A Greek, a Jew, and a Spaniard: Three Convicted Revolutionaries Meet in Antioch Coming Soon in 2021 by iPub Global Connection LLC
Imagine, if you will, a chance meeting between three historically significant “revolutionary teachers” on the plains of ancient Antioch, and you have this whimsical account skillfully delivered by Demetrios J. Constantelos (as translated from the Greek by Sophia Demas). Those interested in the personalities of history and what they may have thought in relation to other figures and events will find this essay both entertaining and didactic.
At such a meeting, what might these teachers say – to each other and to us? What might be revealed? Would their thoughts have any meaning today? And what might that meaning be? A Greek, A Jew and a Spaniard: Three Convicted Revolutionaries Meet in Antioch chronicles Constantelos’ creative “what if” account of this fortuitous meeting between 3 huge historical revolutionaries – Socrates of Athens, Jesus of Nazareth, and Seneca of Cordoba and Rome.
With this “stage” set in Antioch – the large cosmopolitan city at the center of major economic, social, and military activity in the ancient Middle East, Constantelos cleverly introduces us to a far-reaching dialogue between these three figures. Although separated by centuries in life, in this book, Socrates, Jesus and Seneca compare notes on their respective lives, deaths, and spiritual rebirths.
In this piece, all three are fictional travelers going different places who meet here in Antioch and what happens next reveals much about our civilization and what we find important. Socrates is bound for Jerusalem, Jesus for Athens, and Seneca as a tourist waiting for a boat to Cyprus. Who has not found themselves going somewhere but later discovering that it is not just the destination but the journey, and who and what we discover along the way, that makes all the difference? Here, questions are asked, and answers explored on many topics. As “fellow sufferers,” the three travelers speak eloquently to their teachings, teaching methods, God, people, “career” setbacks, and the spiritual life and of human frailty and reality. As Seneca notes: “if one advances ahead of one’s associates, whether it be in a profession, knowledge or original thought, he will be envied, if not loathed.”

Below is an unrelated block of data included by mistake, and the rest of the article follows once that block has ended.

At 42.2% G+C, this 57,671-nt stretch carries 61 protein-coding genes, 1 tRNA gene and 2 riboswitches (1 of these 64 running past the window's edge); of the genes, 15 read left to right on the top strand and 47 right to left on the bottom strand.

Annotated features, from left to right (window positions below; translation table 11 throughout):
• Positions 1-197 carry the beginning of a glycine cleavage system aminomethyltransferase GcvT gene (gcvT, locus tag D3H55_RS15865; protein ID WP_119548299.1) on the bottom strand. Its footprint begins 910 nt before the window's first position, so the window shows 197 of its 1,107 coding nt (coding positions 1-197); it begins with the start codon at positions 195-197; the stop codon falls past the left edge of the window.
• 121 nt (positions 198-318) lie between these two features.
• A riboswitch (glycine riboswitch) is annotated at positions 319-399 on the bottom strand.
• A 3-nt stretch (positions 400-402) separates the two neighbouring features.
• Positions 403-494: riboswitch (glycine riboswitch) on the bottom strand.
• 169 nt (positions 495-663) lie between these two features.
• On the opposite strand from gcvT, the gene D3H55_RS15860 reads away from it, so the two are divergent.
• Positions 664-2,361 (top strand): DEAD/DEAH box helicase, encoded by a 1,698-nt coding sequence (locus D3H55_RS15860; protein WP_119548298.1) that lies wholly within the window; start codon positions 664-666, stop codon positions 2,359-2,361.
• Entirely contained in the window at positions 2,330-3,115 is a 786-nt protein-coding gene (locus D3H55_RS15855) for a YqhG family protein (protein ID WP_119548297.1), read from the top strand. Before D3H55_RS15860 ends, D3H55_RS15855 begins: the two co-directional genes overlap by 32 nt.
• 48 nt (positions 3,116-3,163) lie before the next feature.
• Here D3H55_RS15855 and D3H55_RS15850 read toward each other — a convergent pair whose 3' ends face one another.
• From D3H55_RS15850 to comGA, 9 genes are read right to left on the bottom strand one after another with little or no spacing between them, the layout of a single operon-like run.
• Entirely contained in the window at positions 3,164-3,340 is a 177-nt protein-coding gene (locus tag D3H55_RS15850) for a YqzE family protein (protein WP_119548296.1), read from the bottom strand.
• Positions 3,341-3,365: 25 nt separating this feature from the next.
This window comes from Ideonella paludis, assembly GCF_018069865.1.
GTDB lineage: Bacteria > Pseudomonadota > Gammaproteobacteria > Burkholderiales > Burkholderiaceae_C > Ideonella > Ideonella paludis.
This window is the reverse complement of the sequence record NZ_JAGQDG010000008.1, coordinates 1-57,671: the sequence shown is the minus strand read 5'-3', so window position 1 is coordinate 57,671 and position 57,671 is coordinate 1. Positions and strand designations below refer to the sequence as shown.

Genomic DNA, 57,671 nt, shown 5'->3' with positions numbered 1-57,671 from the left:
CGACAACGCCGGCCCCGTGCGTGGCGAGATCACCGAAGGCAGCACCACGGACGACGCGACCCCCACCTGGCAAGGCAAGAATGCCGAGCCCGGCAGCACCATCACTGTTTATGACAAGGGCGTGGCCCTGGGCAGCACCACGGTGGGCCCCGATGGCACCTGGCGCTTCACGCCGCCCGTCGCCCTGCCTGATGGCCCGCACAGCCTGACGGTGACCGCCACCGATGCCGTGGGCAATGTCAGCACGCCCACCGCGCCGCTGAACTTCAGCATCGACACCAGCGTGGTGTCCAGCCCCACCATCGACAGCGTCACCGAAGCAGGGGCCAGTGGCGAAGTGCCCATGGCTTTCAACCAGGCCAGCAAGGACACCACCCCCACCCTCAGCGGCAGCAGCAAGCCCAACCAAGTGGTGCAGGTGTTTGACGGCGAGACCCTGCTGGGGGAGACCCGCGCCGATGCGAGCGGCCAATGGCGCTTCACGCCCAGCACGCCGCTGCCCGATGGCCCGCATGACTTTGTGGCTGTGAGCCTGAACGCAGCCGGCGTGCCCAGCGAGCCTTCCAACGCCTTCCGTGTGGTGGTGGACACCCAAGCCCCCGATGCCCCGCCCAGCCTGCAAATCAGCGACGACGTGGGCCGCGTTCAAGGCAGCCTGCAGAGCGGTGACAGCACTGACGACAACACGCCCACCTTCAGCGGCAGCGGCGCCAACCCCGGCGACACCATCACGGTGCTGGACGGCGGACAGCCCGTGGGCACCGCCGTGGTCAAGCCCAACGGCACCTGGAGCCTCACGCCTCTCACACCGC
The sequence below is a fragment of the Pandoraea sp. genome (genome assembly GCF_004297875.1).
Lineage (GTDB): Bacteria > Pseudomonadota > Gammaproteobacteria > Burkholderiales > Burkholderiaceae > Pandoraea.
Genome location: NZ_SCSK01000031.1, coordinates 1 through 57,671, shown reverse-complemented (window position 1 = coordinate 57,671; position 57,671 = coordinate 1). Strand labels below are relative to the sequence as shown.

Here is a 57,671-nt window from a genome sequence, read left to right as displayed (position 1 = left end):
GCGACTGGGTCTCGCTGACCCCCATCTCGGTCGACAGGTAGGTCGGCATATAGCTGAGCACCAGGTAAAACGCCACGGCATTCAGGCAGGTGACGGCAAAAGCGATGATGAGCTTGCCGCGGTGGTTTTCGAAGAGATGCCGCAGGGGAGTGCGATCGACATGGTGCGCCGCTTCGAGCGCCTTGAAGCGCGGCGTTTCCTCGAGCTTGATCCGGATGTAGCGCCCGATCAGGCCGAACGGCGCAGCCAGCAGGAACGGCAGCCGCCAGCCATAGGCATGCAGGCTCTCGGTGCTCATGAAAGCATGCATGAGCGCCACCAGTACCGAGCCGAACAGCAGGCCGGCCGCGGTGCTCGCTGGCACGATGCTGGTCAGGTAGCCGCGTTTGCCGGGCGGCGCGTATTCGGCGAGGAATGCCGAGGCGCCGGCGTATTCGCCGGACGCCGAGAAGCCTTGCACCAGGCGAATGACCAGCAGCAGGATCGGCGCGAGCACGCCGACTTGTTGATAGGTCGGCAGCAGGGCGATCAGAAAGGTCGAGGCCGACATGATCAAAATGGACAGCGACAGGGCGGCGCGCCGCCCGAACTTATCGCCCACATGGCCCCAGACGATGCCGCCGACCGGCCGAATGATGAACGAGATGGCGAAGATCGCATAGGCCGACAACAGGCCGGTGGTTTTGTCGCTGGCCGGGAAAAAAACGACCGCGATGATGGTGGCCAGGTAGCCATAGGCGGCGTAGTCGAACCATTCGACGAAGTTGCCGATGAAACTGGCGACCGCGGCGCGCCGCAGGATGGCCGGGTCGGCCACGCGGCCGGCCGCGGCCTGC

They discover important similarities as “dangerous trail blazers” and clear differences – two were widely known in their day and after and were widely followed but wrote virtually nothing while Seneca who chronicled quite a bit but, even today, is lesser known.
This book will:
Provide a framework for the reader or seeker to examine some key life teachings from three historical figures
Entertain with a provocative “what if” meeting of distanced figures across the centuries – what they thought and why it still matters today
Validate the commonality between seemingly different cultures and people
Advocate for teachers and teaching as an important function in society
Explore individual perspectives in common thoughts and aspirations.
This book provides a compelling portrait of a commonality of thought that encompasses universal truths such as change, political and career roadblocks, perception, and teaching and learning. As a purpose or conclusion, Socrates summarizes their common mission as walking “together, hand in hand, step by step, stone by stone…building a better world…”
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